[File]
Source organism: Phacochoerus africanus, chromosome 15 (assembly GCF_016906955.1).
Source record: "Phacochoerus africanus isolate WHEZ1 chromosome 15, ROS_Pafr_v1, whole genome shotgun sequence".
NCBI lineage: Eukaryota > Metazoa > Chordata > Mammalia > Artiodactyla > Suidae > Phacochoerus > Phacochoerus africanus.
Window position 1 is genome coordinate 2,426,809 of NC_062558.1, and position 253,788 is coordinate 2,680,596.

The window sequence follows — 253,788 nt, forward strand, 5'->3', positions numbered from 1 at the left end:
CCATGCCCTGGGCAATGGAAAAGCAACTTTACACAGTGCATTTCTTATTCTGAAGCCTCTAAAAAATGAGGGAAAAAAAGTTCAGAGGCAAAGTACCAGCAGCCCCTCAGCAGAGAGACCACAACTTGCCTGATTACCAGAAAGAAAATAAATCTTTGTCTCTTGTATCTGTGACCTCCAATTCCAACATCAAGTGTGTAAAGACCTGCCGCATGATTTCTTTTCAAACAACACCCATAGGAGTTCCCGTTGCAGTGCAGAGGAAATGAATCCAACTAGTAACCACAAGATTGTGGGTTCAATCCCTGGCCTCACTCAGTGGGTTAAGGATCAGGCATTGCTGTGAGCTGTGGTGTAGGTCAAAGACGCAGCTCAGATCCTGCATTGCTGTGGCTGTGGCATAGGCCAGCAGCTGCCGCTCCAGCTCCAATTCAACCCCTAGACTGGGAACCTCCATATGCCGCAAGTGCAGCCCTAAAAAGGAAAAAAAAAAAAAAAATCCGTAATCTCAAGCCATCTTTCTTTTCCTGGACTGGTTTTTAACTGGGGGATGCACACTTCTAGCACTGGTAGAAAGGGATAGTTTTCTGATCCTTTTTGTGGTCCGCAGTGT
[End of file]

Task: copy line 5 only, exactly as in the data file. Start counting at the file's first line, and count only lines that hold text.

The window sequence follows — 253,788 nt, forward strand, 5'->3', positions numbered from 1 at the left end: